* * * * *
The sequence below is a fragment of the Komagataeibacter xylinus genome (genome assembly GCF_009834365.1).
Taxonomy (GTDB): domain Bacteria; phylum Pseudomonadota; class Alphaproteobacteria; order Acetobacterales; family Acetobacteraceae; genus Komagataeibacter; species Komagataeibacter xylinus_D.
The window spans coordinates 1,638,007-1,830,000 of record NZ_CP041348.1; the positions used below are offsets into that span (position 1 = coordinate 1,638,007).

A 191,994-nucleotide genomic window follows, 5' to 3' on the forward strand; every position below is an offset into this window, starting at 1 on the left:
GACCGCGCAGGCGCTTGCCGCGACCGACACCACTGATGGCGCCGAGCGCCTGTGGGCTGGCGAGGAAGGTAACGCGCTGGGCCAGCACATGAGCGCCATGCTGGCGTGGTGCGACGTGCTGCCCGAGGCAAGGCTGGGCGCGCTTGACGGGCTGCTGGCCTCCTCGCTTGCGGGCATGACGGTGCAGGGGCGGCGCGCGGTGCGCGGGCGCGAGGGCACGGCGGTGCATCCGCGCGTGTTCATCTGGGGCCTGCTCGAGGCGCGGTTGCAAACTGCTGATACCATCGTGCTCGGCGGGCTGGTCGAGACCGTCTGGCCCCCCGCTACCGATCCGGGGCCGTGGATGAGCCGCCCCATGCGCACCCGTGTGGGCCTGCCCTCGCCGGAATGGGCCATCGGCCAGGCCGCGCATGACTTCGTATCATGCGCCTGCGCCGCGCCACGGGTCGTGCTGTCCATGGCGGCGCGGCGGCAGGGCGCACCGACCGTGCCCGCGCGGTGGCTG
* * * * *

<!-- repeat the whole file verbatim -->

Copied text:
The sequence below is a fragment of the Komagataeibacter xylinus genome (genome assembly GCF_009834365.1).
Taxonomy (GTDB): domain Bacteria; phylum Pseudomonadota; class Alphaproteobacteria; order Acetobacterales; family Acetobacteraceae; genus Komagataeibacter; species Komagataeibacter xylinus_D.
The window spans coordinates 1,638,007-1,830,000 of record NZ_CP041348.1; the positions used below are offsets into that span (position 1 = coordinate 1,638,007).

A 191,994-nucleotide genomic window follows, 5' to 3' on the forward strand; every position below is an offset into this window, starting at 1 on the left:
GACCGCGCAGGCGCTTGCCGCGACCGACACCACTGATGGCGCCGAGCGCCTGTGGGCTGGCGAGGAAGGTAACGCGCTGGGCCAGCACATGAGCGCCATGCTGGCGTGGTGCGACGTGCTGCCCGAGGCAAGGCTGGGCGCGCTTGACGGGCTGCTGGCCTCCTCGCTTGCGGGCATGACGGTGCAGGGGCGGCGCGCGGTGCGCGGGCGCGAGGGCACGGCGGTGCATCCGCGCGTGTTCATCTGGGGCCTGCTCGAGGCGCGGTTGCAAACTGCTGATACCATCGTGCTCGGCGGGCTGGTCGAGACCGTCTGGCCCCCCGCTACCGATCCGGGGCCGTGGATGAGCCGCCCCATGCGCACCCGTGTGGGCCTGCCCTCGCCGGAATGGGCCATCGGCCAGGCCGCGCATGACTTCGTATCATGCGCCTGCGCCGCGCCACGGGTCGTGCTGTCCATGGCGGCGCGGCGGCAGGGCGCACCGACCGTGCCCGCGCGGTGGCTG